Various beings live at various time-scales. A bacterium, with very little apparent consciousness, may die naturally within hours, but to that creature’s consciousness it may live as long as we do. He also saw stars and planets as being conscious, but their time-scale is enormously longer than ours. According to him, one of the ways in which other forms of life support our own (besides the obvious) is demonstrated by insects. According to one of his students, the powerful sexual energy of insects supports our creativity. This is, as far as I’m aware, an unproven assertion, but a very unexpected one, which I think deserves more study. Whether any scientists will take it seriously enough to study remains to be seen.
Part of the debate between the theist and the atheist that I heard, before turning it off had the theist asserting that atheists actually believe in God, but prefer not to because believing would impose moral responsibility on them. That may be true for some, but immoral behavior is hardly confined to atheists, some of whom are at least as moral as many Christians. I think much disbelief is because of revulsion against the record of organized religion. That’s a reason I can certainly understand.
Gurdjieff taught people to work on themselves, giving up habits, practicing various exercises, and thinking about what he taught. A number of his students have testified that with sufficient effort, they had very unusual experiences. These experiences were part of what Gurdjieff’s teaching aimed at, rather than the belief in various dogmas. Each of the major religions teaches various practices, but some focus on them more than others. Christianity tends to focus more on belief than practice, and some of those beliefs are toxic.
The belief that someone is evil simply because his or her beliefs differ from yours is one, and hysteria about evolution is an example of it. Why should not God be using evolution as a tool, whether we understand the point of it or not? People believe what they believe. Why get excited about it, unless it can be shown to be damaging? If you’re so insecure about your beliefs that the concept can damage you, you might want to look for better beliefs. It’s not possible for you to know everything in any case, so your beliefs are largely mistaken, since you lack the perspective of God.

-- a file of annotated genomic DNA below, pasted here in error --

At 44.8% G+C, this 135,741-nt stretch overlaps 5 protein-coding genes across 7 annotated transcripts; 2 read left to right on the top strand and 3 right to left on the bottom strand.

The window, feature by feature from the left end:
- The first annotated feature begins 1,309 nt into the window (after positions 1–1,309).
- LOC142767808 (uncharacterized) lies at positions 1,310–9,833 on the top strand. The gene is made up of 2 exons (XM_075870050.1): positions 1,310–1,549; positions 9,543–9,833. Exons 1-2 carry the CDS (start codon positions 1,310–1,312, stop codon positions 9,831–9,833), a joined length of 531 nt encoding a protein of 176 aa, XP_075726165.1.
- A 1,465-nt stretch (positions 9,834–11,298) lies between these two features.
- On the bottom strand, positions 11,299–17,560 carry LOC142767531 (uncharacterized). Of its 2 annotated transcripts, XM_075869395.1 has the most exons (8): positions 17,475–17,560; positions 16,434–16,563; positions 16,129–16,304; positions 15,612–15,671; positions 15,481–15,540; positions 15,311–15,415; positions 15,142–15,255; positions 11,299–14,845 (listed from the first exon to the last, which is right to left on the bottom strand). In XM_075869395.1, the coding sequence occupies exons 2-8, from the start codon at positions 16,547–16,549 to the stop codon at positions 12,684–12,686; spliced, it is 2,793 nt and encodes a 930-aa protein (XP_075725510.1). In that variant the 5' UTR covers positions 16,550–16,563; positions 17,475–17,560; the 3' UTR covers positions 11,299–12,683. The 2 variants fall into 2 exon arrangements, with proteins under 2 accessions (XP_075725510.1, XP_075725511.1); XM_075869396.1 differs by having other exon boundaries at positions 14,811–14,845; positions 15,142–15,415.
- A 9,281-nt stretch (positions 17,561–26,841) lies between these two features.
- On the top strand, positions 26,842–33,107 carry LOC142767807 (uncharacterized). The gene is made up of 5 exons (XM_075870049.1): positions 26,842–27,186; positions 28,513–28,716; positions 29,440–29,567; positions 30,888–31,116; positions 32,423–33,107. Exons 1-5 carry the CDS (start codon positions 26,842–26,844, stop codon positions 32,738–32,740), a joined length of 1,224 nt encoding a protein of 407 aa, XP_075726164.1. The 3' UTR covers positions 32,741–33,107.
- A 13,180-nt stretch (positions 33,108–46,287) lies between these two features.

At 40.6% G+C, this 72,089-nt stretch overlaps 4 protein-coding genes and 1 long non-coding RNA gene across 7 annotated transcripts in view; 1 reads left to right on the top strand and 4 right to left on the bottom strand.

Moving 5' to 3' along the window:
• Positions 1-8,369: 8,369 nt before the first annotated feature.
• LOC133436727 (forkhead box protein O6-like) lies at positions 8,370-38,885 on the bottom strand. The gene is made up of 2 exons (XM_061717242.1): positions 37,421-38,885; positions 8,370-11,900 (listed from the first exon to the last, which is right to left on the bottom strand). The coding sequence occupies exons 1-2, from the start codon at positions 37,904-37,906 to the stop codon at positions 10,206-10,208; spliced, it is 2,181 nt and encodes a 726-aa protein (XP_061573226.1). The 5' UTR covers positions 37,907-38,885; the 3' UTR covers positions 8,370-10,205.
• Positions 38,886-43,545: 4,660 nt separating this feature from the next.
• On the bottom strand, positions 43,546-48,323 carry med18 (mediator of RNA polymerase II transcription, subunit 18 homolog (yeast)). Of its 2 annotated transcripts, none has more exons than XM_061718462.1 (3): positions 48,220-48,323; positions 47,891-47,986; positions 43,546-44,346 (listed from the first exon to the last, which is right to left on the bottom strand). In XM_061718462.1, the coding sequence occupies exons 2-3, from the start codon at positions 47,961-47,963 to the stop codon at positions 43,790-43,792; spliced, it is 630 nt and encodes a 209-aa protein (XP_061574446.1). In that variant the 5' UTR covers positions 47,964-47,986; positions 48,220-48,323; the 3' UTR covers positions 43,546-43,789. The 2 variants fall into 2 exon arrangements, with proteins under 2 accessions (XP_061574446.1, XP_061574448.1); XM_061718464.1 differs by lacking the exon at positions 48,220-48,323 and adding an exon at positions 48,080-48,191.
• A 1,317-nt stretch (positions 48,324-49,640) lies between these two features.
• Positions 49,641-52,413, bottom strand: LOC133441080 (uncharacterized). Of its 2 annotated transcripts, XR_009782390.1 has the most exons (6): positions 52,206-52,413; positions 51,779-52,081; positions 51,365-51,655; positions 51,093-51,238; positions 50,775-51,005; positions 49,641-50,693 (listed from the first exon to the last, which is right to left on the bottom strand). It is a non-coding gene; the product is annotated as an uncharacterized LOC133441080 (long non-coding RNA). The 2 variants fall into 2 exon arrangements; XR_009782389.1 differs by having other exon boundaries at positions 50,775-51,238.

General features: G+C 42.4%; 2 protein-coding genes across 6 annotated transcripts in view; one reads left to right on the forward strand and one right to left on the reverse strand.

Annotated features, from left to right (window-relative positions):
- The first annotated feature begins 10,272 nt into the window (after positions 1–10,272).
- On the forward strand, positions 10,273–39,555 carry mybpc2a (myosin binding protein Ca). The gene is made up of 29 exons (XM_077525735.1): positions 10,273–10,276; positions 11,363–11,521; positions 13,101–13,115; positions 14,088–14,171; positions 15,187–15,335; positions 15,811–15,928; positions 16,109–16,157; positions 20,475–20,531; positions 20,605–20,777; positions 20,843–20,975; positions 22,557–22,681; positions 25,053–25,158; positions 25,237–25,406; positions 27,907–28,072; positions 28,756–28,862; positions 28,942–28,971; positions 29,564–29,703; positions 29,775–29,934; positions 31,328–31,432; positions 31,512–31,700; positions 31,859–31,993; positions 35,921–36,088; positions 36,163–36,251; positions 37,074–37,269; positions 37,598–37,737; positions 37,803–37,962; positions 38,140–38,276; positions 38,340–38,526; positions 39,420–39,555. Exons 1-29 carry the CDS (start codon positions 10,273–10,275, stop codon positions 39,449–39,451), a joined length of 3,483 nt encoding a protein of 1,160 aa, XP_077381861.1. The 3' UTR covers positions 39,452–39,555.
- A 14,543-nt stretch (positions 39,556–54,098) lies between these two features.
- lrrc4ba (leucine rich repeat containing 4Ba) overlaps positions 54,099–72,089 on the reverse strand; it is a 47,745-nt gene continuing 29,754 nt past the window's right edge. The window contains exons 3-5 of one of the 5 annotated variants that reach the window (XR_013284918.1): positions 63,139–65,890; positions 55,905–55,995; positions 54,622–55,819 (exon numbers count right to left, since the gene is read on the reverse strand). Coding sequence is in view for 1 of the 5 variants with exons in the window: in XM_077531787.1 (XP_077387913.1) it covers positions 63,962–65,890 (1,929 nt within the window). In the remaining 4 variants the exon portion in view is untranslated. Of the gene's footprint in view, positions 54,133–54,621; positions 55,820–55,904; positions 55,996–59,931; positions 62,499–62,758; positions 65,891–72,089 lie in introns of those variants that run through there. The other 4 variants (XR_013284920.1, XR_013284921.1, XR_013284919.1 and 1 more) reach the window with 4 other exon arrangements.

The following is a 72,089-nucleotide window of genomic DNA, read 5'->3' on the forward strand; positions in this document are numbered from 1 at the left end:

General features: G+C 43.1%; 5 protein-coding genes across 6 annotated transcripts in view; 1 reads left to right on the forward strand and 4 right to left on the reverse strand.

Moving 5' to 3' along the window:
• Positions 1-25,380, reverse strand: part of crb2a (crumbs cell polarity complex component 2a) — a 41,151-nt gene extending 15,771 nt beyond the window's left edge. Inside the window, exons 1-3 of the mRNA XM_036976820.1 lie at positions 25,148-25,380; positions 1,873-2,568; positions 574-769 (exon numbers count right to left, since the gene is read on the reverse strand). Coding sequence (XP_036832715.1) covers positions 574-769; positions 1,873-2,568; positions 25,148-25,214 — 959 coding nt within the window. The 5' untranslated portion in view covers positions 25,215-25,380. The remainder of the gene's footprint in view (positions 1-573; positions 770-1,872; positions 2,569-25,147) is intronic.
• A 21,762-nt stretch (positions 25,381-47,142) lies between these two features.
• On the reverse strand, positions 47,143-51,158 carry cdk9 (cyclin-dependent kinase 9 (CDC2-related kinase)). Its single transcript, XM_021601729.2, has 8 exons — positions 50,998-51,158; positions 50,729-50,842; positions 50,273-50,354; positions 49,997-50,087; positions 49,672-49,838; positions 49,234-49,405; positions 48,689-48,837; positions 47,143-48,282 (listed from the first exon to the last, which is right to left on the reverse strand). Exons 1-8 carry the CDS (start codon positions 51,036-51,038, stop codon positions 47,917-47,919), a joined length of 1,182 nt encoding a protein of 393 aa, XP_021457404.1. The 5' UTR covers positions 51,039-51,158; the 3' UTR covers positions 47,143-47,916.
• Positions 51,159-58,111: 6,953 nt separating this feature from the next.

But humans like to fight about things, and religion is one of their favorite reasons for starting a fight. The admonition of Jesus to cast the beam out of your own eye before concerning yourself with the mote in your neighbor’s applies very nicely here, I think. It would be nice if people in general, secular or religious, would ask themselves if they REALLY want to be fanatics. They condemn fanatics who disagree with them. And while the determination to right wrongs is admirable, fanaticism is not. Suppose we all ask ourselves whether we’re fanatics or not, and answer the question as honestly as possible?


The Story of Lyndon Johnson, Part 12


Lyndon Johnson’s 1963 didn’t start out very well. Not only was he excluded and unimportant in the Kennedy administration, but Bobby Baker, who had been one of his most trusted assistants in the Senate, had gotten into a number of shady enterprises, including establishing a club where legislators and lobbyists could be bribed by sex. Johnson tried to distance himself from Baker, but they were closely connected. As reporters dug into the things Baker had been doing they discovered things that Johnson had been doing too.
An insurance agent had sold Johnson life insurance (Johnson had had difficulty getting insurance after his heart attack), and Johnson had then demanded (in return for his getting a commission from the policy)that the man buy advertising time on Johnson’s TV station in Texas, though it made no sense for an insurance agent in Maryland to advertise there, and also to supply Johnson and his wife with a stereo.